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U.S. pediatricians confirm what Trump understood weeks ago

Understanding COVID-19 has been an evolving process. 

Is it transmitted person to person, or not? Do we wear masks, or not? Do we quarantine just the elderly, or everyone? Is it spread by touching surfaces, or not?

One area that did not seem to generate such a debate was conducting school. Writing at the EducationNext website on March 25, columnist John Bailey pointed out that governors in 46 states had already closed schools for up to three weeks in trying to figure out a reopening strategy. Ultimately, they simply closed for the year, considering the risk to be too great.

Now, America’s largest health care organization tending to our young says there should be no more delay. Schools must reopen in the fall.

It was not that way at the beginning of the outbreak. Bailey wrote at the time, “One reason for the lack of concrete guidance on reopening schools is that medical professionals are still racing to better understand Covid-19.

“The novel coronavirus is proving to be an epidemiological puzzle with many unanswered questions,” he noted. “Children are also part of the mystery. Most influenza and pandemic planning assumes that children are among the most susceptible to infection and would have higher levels of mortality. That, however, isn’t the way Covid-19 is playing out.”

Initially, Bailey added, public health officials believed that while children seemed “largely asymptomatic,” they also were viewed as “super spreaders.”

Despite mounting evidence that the elderly and those with underlying health conditions were most at risk, the politicians opted for shuttered schools. They forced kids to stay home and introduced industrial-scale distance learning, while not spelling out, short of the availability of a vaccine, when schools would reopen.

Yet on June 25, the American Academy of Pediatrics, or AAP, released a strong statement saying reopening must occur when the school year starts in the fall.

“The AAP strongly advocates that all policy considerations for the coming school year should start with a goal of having students physically present in school. The importance of in-person learning is well-documented, and there is already evidence of the negative impacts on children because of school closures in the spring of 2020,” the AAP statement said.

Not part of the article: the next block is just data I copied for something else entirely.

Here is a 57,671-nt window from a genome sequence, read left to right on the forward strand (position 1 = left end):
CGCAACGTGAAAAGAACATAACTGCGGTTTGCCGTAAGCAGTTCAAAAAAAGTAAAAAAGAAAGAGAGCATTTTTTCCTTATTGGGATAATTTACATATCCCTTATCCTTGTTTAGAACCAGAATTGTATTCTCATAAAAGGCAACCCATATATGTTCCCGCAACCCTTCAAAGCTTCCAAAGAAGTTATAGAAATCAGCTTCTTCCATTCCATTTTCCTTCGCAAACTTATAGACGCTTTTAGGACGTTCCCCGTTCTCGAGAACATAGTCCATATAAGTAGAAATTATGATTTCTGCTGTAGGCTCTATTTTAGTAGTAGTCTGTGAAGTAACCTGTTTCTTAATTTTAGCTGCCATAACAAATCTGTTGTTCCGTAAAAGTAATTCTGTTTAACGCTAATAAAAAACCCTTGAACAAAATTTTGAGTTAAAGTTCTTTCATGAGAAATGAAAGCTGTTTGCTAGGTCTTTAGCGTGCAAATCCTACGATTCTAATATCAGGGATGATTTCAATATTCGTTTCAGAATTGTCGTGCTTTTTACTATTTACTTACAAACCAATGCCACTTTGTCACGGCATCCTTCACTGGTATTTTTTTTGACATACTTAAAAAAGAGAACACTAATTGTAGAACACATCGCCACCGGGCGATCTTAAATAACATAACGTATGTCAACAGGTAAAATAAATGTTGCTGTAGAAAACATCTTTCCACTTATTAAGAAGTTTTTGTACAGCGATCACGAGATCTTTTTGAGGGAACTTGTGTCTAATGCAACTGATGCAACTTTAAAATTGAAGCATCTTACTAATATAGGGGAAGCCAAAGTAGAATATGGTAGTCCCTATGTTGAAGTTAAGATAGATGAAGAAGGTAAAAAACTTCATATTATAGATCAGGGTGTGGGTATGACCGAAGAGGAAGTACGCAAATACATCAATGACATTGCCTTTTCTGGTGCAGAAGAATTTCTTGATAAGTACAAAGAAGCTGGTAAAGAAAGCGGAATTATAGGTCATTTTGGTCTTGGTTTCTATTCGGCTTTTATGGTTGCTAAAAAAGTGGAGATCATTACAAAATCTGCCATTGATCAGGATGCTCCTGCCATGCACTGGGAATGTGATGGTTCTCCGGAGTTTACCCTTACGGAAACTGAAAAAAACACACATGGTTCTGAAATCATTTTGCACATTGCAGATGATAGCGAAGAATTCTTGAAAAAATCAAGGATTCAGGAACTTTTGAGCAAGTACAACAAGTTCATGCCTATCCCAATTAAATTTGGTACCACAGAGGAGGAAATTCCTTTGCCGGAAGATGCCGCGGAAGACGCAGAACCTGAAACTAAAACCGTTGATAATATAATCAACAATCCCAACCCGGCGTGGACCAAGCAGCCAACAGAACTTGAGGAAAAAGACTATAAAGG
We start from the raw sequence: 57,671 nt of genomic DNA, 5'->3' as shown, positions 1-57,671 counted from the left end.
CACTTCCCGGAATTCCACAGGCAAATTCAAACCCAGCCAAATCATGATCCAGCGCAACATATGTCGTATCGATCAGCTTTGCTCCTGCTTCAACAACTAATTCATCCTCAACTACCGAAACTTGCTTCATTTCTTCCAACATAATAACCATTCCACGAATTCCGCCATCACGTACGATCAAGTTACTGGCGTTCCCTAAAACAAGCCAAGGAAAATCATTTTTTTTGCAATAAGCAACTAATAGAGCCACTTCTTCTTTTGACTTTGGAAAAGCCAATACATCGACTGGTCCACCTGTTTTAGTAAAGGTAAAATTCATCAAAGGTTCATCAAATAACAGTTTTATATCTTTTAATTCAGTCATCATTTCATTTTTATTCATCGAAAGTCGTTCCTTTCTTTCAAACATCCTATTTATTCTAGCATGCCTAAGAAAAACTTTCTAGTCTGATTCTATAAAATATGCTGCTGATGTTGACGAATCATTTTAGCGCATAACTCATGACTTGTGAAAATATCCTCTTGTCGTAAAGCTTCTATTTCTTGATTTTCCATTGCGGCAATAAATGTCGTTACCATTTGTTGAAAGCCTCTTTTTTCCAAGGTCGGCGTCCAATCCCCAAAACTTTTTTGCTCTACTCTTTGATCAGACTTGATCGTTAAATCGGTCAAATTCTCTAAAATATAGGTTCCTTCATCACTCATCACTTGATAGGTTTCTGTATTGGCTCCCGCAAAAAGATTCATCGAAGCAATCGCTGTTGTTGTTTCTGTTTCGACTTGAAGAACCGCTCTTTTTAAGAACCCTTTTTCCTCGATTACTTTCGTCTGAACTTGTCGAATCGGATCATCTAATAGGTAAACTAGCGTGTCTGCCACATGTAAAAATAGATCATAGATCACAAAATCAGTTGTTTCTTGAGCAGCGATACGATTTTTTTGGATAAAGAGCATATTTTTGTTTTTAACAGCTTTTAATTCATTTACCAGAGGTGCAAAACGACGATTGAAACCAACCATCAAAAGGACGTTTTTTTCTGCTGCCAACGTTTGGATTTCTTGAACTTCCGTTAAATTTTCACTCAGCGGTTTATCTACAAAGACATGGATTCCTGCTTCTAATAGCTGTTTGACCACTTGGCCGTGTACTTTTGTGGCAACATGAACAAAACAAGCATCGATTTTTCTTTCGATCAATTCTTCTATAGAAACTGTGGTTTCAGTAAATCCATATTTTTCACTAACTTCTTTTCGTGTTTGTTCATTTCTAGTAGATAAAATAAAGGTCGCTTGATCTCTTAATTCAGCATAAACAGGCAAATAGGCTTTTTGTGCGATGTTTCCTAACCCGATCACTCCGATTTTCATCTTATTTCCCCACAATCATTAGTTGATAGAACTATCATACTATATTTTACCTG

“Lengthy time away from school and associated interruption of supportive services often results in social isolation, making it difficult for schools to identify and address important learning deficits as well as child and adolescent physical or sexual abuse, substance use, depression, and suicidal ideation,” the organization added.

“This, in turn, places children and adolescents at considerable risk of morbidity and, in some cases, mortality. Beyond the educational impact and social impact of school closures, there has been [a] substantial impact on food security and physical activity for children and families.”

That in itself should convince elected officials that we must segment the population and deal with COVID-19 by risk groups — with children being allowed to resume normal activities as soon as possible.

But to drive the point home, AAP President Dr. Sara Goza told Fox news on Monday that it was imperative to get children back in schools.

“Children learn more in school than just reading, writing and arithmetic and other things that just cannot be provided online,” she said.

“Some children do really well with that type of education,” Goza said of distance learning, “but some children really need to be in the classroom.” She added, “Beyond supporting educational development … schools play a critical role in addressing racial and social inequities.” 

Moreover, Goza maintained, closed schools “can lead adolescents to become depressed and anxious, and even [lead to] suicidal ideations.”

“Those are all good reasons why we feel these schools should be trying to open up.”

For the record, President Donald Trump forcefully urged the reopening of schools six weeks ago, although he suggested precautions should be taken to limit exposure to older teachers. 

“I don’t consider our country coming back if the schools are closed,” Trump said in mid-May. “It’s had very little impact on young people, and I think they should open their schools.”

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